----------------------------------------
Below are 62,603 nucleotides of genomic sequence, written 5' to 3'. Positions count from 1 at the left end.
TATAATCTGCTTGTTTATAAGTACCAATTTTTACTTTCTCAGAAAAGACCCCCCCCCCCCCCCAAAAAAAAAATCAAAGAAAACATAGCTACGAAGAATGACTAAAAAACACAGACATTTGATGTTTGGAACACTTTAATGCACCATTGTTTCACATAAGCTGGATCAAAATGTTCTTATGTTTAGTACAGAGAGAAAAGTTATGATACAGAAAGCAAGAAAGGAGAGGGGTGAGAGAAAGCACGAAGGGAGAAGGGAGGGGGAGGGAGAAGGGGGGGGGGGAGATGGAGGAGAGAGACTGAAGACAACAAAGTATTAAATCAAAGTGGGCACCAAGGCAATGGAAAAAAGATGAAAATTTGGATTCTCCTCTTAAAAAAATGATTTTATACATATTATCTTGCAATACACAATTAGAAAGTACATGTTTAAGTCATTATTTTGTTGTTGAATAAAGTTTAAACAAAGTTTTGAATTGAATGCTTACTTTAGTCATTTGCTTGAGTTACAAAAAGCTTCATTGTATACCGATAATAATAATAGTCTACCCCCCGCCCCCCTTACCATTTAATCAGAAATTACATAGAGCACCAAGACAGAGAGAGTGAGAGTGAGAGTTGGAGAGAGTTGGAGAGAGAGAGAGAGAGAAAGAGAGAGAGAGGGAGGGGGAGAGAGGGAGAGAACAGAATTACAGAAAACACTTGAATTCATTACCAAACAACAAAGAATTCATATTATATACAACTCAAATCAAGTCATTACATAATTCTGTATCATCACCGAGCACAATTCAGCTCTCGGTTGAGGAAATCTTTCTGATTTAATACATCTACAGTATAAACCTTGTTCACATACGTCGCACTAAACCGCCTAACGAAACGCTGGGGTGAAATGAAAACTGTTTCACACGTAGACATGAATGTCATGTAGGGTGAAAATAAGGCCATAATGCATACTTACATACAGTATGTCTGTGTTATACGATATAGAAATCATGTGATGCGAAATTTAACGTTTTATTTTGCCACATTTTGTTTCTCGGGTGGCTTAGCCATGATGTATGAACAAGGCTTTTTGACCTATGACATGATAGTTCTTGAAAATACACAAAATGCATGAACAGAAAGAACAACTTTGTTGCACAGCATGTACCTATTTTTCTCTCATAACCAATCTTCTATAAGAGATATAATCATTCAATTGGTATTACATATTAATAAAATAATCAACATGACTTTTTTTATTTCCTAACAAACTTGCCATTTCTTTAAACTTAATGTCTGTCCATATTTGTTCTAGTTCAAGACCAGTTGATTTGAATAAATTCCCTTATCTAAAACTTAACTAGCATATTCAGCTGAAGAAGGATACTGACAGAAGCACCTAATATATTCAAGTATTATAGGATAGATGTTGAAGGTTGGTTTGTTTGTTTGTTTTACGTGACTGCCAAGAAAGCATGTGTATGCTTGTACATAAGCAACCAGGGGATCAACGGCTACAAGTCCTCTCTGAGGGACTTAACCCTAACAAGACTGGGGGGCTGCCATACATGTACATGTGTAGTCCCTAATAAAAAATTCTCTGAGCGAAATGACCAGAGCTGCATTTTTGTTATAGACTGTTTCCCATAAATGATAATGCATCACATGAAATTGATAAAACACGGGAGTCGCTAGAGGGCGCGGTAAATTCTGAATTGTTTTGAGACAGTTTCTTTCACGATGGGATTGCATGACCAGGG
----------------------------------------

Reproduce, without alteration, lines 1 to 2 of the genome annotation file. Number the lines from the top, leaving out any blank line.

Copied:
Below are 62,603 nucleotides of genomic sequence, written 5' to 3'. Positions count from 1 at the left end.
TATAATCTGCTTGTTTATAAGTACCAATTTTTACTTTCTCAGAAAAGACCCCCCCCCCCCCCCAAAAAAAAAATCAAAGAAAACATAGCTACGAAGAATGACTAAAAAACACAGACATTTGATGTTTGGAACACTTTAATGCACCATTGTTTCACATAAGCTGGATCAAAATGTTCTTATGTTTAGTACAGAGAGAAAAGTTATGATACAGAAAGCAAGAAAGGAGAGGGGTGAGAGAAAGCACGAAGGGAGAAGGGAGGGGGAGGGAGAAGGGGGGGGGGGAGATGGAGGAGAGAGACTGAAGACAACAAAGTATTAAATCAAAGTGGGCACCAAGGCAATGGAAAAAAGATGAAAATTTGGATTCTCCTCTTAAAAAAATGATTTTATACATATTATCTTGCAATACACAATTAGAAAGTACATGTTTAAGTCATTATTTTGTTGTTGAATAAAGTTTAAACAAAGTTTTGAATTGAATGCTTACTTTAGTCATTTGCTTGAGTTACAAAAAGCTTCATTGTATACCGATAATAATAATAGTCTACCCCCCGCCCCCCTTACCATTTAATCAGAAATTACATAGAGCACCAAGACAGAGAGAGTGAGAGTGAGAGTTGGAGAGAGTTGGAGAGAGAGAGAGAGAGAAAGAGAGAGAGAGGGAGGGGGAGAGAGGGAGAGAACAGAATTACAGAAAACACTTGAATTCATTACCAAACAACAAAGAATTCATATTATATACAACTCAAATCAAGTCATTACATAATTCTGTATCATCACCGAGCACAATTCAGCTCTCGGTTGAGGAAATCTTTCTGATTTAATACATCTACAGTATAAACCTTGTTCACATACGTCGCACTAAACCGCCTAACGAAACGCTGGGGTGAAATGAAAACTGTTTCACACGTAGACATGAATGTCATGTAGGGTGAAAATAAGGCCATAATGCATACTTACATACAGTATGTCTGTGTTATACGATATAGAAATCATGTGATGCGAAATTTAACGTTTTATTTTGCCACATTTTGTTTCTCGGGTGGCTTAGCCATGATGTATGAACAAGGCTTTTTGACCTATGACATGATAGTTCTTGAAAATACACAAAATGCATGAACAGAAAGAACAACTTTGTTGCACAGCATGTACCTATTTTTCTCTCATAACCAATCTTCTATAAGAGATATAATCATTCAATTGGTATTACATATTAATAAAATAATCAACATGACTTTTTTTATTTCCTAACAAACTTGCCATTTCTTTAAACTTAATGTCTGTCCATATTTGTTCTAGTTCAAGACCAGTTGATTTGAATAAATTCCCTTATCTAAAACTTAACTAGCATATTCAGCTGAAGAAGGATACTGACAGAAGCACCTAATATATTCAAGTATTATAGGATAGATGTTGAAGGTTGGTTTGTTTGTTTGTTTTACGTGACTGCCAAGAAAGCATGTGTATGCTTGTACATAAGCAACCAGGGGATCAACGGCTACAAGTCCTCTCTGAGGGACTTAACCCTAACAAGACTGGGGGGCTGCCATACATGTACATGTGTAGTCCCTAATAAAAAATTCTCTGAGCGAAATGACCAGAGCTGCATTTTTGTTATAGACTGTTTCCCATAAATGATAATGCATCACATGAAATTGATAAAACACGGGAGTCGCTAGAGGGCGCGGTAAATTCTGAATTGTTTTGAGACAGTTTCTTTCACGATGGGATTGCATGACCAGGG